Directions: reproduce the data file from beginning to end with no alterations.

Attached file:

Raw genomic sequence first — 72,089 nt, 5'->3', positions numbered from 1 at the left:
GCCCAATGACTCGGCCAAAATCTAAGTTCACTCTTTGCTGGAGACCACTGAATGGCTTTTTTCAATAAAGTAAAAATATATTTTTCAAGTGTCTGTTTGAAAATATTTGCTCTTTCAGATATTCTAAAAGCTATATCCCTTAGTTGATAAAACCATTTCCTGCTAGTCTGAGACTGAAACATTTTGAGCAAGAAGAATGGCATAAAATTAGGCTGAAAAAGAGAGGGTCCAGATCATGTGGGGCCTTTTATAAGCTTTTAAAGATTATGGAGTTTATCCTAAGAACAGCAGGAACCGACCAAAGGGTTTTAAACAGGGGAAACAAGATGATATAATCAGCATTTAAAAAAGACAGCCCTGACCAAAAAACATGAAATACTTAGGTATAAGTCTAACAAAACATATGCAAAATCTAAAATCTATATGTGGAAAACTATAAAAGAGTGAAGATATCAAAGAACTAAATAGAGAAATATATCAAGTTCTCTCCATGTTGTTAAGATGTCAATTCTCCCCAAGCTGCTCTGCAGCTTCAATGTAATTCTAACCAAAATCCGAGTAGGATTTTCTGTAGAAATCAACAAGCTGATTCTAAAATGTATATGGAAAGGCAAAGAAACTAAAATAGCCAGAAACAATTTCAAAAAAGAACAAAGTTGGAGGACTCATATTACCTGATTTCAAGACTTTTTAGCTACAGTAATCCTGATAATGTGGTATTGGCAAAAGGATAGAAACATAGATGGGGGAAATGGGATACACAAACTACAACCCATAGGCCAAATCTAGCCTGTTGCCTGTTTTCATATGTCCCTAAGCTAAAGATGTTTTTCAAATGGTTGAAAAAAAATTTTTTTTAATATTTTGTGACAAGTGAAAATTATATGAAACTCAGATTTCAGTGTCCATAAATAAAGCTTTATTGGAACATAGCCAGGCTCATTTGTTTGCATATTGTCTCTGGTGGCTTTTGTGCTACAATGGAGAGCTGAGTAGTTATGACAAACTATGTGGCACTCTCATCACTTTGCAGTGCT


Raw genomic sequence first — 72,089 nt, 5'->3', positions numbered from 1 at the left:
GCCCAATGACTCGGCCAAAATCTAAGTTCACTCTTTGCTGGAGACCACTGAATGGCTTTTTTCAATAAAGTAAAAATATATTTTTCAAGTGTCTGTTTGAAAATATTTGCTCTTTCAGATATTCTAAAAGCTATATCCCTTAGTTGATAAAACCATTTCCTGCTAGTCTGAGACTGAAACATTTTGAGCAAGAAGAATGGCATAAAATTAGGCTGAAAAAGAGAGGGTCCAGATCATGTGGGGCCTTTTATAAGCTTTTAAAGATTATGGAGTTTATCCTAAGAACAGCAGGAACCGACCAAAGGGTTTTAAACAGGGGAAACAAGATGATATAATCAGCATTTAAAAAAGACAGCCCTGACCAAAAAACATGAAATACTTAGGTATAAGTCTAACAAAACATATGCAAAATCTAAAATCTATATGTGGAAAACTATAAAAGAGTGAAGATATCAAAGAACTAAATAGAGAAATATATCAAGTTCTCTCCATGTTGTTAAGATGTCAATTCTCCCCAAGCTGCTCTGCAGCTTCAATGTAATTCTAACCAAAATCCGAGTAGGATTTTCTGTAGAAATCAACAAGCTGATTCTAAAATGTATATGGAAAGGCAAAGAAACTAAAATAGCCAGAAACAATTTCAAAAAAGAACAAAGTTGGAGGACTCATATTACCTGATTTCAAGACTTTTTAGCTACAGTAATCCTGATAATGTGGTATTGGCAAAAGGATAGAAACATAGATGGGGGAAATGGGATACACAAACTACAACCCATAGGCCAAATCTAGCCTGTTGCCTGTTTTCATATGTCCCTAAGCTAAAGATGTTTTTCAAATGGTTGAAAAAAAATTTTTTTTAATATTTTGTGACAAGTGAAAATTATATGAAACTCAGATTTCAGTGTCCATAAATAAAGCTTTATTGGAACATAGCCAGGCTCATTTGTTTGCATATTGTCTCTGGTGGCTTTTGTGCTACAATGGAGAGCTGAGTAGTTATGACAAACTATGTGGCACTCTCATCACTTTGCAGTGCT